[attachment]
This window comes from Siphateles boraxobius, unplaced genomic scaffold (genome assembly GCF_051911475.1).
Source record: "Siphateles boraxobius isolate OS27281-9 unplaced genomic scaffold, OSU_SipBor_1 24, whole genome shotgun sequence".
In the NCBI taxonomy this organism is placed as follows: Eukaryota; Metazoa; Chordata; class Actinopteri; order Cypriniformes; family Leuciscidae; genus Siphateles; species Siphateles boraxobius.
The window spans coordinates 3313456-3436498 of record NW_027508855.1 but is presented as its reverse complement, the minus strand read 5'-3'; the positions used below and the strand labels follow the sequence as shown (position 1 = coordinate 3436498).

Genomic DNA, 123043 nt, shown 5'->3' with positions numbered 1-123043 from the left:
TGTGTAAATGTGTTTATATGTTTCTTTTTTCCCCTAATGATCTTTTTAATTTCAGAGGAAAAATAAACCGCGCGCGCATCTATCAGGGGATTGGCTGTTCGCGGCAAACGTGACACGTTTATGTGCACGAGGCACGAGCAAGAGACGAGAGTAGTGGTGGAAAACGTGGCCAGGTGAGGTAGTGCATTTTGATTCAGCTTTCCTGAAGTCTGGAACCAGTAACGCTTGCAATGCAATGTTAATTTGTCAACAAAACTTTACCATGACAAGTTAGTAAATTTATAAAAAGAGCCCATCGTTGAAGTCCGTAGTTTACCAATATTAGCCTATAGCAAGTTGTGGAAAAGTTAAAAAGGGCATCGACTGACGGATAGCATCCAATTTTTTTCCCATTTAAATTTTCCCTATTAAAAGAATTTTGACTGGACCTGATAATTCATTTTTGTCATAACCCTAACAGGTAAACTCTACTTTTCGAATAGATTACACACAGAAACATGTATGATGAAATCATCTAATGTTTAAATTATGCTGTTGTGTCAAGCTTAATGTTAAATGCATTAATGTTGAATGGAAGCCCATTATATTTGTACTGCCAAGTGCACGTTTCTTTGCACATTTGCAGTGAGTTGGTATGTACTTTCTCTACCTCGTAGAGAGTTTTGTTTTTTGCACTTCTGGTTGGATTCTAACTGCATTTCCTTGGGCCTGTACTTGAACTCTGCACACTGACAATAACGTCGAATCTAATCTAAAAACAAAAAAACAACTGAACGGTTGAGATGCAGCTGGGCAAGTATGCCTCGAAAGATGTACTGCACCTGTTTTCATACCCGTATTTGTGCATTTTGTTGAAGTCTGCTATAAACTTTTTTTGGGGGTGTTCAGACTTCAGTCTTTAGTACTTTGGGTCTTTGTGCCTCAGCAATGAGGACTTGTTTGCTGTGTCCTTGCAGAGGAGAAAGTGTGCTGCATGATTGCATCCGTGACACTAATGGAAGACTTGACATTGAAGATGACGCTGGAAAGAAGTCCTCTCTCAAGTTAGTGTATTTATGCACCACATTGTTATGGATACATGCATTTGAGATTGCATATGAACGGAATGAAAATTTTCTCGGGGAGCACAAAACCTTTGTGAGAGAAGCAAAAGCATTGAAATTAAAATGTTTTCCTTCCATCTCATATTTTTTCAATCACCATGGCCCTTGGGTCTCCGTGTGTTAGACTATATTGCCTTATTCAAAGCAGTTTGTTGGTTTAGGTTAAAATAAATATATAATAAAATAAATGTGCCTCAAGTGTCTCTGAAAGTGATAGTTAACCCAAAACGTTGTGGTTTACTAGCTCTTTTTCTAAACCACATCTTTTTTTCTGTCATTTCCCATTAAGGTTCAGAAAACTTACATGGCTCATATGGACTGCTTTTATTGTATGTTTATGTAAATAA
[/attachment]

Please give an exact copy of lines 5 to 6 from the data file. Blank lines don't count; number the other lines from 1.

Genomic DNA, 123043 nt, shown 5'->3' with positions numbered 1-123043 from the left:
TGTGTAAATGTGTTTATATGTTTCTTTTTTCCCCTAATGATCTTTTTAATTTCAGAGGAAAAATAAACCGCGCGCGCATCTATCAGGGGATTGGCTGTTCGCGGCAAACGTGACACGTTTATGTGCACGAGGCACGAGCAAGAGACGAGAGTAGTGGTGGAAAACGTGGCCAGGTGAGGTAGTGCATTTTGATTCAGCTTTCCTGAAGTCTGGAACCAGTAACGCTTGCAATGCAATGTTAATTTGTCAACAAAACTTTACCATGACAAGTTAGTAAATTTATAAAAAGAGCCCATCGTTGAAGTCCGTAGTTTACCAATATTAGCCTATAGCAAGTTGTGGAAAAGTTAAAAAGGGCATCGACTGACGGATAGCATCCAATTTTTTTCCCATTTAAATTTTCCCTATTAAAAGAATTTTGACTGGACCTGATAATTCATTTTTGTCATAACCCTAACAGGTAAACTCTACTTTTCGAATAGATTACACACAGAAACATGTATGATGAAATCATCTAATGTTTAAATTATGCTGTTGTGTCAAGCTTAATGTTAAATGCATTAATGTTGAATGGAAGCCCATTATATTTGTACTGCCAAGTGCACGTTTCTTTGCACATTTGCAGTGAGTTGGTATGTACTTTCTCTACCTCGTAGAGAGTTTTGTTTTTTGCACTTCTGGTTGGATTCTAACTGCATTTCCTTGGGCCTGTACTTGAACTCTGCACACTGACAATAACGTCGAATCTAATCTAAAAACAAAAAAACAACTGAACGGTTGAGATGCAGCTGGGCAAGTATGCCTCGAAAGATGTACTGCACCTGTTTTCATACCCGTATTTGTGCATTTTGTTGAAGTCTGCTATAAACTTTTTTTGGGGGTGTTCAGACTTCAGTCTTTAGTACTTTGGGTCTTTGTGCCTCAGCAATGAGGACTTGTTTGCTGTGTCCTTGCAGAGGAGAAAGTGTGCTGCATGATTGCATCCGTGACACTAATGGAAGACTTGACATTGAAGATGACGCTGGAAAGAAGTCCTCTCTCAAGTTAGTGTATTTATGCACCACATTGTTATGGATACATGCATTTGAGATTGCATATGAACGGAATGAAAATTTTCTCGGGGAGCACAAAACCTTTGTGAGAGAAGCAAAAGCATTGAAATTAAAATGTTTTCCTTCCATCTCATATTTTTTCAATCACCATGGCCCTTGGGTCTCCGTGTGTTAGACTATATTGCCTTATTCAAAGCAGTTTGTTGGTTTAGGTTAAAATAAATATATAATAAAATAAATGTGCCTCAAGTGTCTCTGAAAGTGATAGTTAACCCAAAACGTTGTGGTTTACTAGCTCTTTTTCTAAACCACATCTTTTTTTCTGTCATTTCCCATTAAGGTTCAGAAAACTTACATGGCTCATATGGACTGCTTTTATTGTATGTTTATGTAAATAA